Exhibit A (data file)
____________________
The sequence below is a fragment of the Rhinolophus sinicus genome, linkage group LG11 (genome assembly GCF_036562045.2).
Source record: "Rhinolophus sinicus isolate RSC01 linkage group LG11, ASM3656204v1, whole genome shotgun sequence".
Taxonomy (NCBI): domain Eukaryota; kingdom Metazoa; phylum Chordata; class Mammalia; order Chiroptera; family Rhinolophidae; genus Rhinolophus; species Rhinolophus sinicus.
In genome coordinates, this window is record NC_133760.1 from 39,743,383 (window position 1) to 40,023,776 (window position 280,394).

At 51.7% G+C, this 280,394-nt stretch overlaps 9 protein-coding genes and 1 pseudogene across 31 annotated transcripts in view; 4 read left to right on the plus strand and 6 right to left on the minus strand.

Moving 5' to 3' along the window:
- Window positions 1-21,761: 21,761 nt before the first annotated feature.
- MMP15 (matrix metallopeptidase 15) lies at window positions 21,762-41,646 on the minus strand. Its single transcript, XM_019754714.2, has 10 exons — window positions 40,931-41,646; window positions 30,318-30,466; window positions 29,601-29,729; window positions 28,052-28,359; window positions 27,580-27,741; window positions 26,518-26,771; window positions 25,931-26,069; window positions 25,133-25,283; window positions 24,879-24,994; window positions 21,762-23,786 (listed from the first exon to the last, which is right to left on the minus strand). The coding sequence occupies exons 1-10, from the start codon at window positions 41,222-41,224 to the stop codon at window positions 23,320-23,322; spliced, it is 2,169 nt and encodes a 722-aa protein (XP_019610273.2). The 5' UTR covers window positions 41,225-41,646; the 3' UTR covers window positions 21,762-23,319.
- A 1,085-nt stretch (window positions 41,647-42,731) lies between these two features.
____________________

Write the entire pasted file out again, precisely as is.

The sequence below is a fragment of the Rhinolophus sinicus genome, linkage group LG11 (genome assembly GCF_036562045.2).
Source record: "Rhinolophus sinicus isolate RSC01 linkage group LG11, ASM3656204v1, whole genome shotgun sequence".
Taxonomy (NCBI): domain Eukaryota; kingdom Metazoa; phylum Chordata; class Mammalia; order Chiroptera; family Rhinolophidae; genus Rhinolophus; species Rhinolophus sinicus.
In genome coordinates, this window is record NC_133760.1 from 39,743,383 (window position 1) to 40,023,776 (window position 280,394).

At 51.7% G+C, this 280,394-nt stretch overlaps 9 protein-coding genes and 1 pseudogene across 31 annotated transcripts in view; 4 read left to right on the plus strand and 6 right to left on the minus strand.

Moving 5' to 3' along the window:
- Window positions 1-21,761: 21,761 nt before the first annotated feature.
- MMP15 (matrix metallopeptidase 15) lies at window positions 21,762-41,646 on the minus strand. Its single transcript, XM_019754714.2, has 10 exons — window positions 40,931-41,646; window positions 30,318-30,466; window positions 29,601-29,729; window positions 28,052-28,359; window positions 27,580-27,741; window positions 26,518-26,771; window positions 25,931-26,069; window positions 25,133-25,283; window positions 24,879-24,994; window positions 21,762-23,786 (listed from the first exon to the last, which is right to left on the minus strand). The coding sequence occupies exons 1-10, from the start codon at window positions 41,222-41,224 to the stop codon at window positions 23,320-23,322; spliced, it is 2,169 nt and encodes a 722-aa protein (XP_019610273.2). The 5' UTR covers window positions 41,225-41,646; the 3' UTR covers window positions 21,762-23,319.
- A 1,085-nt stretch (window positions 41,647-42,731) lies between these two features.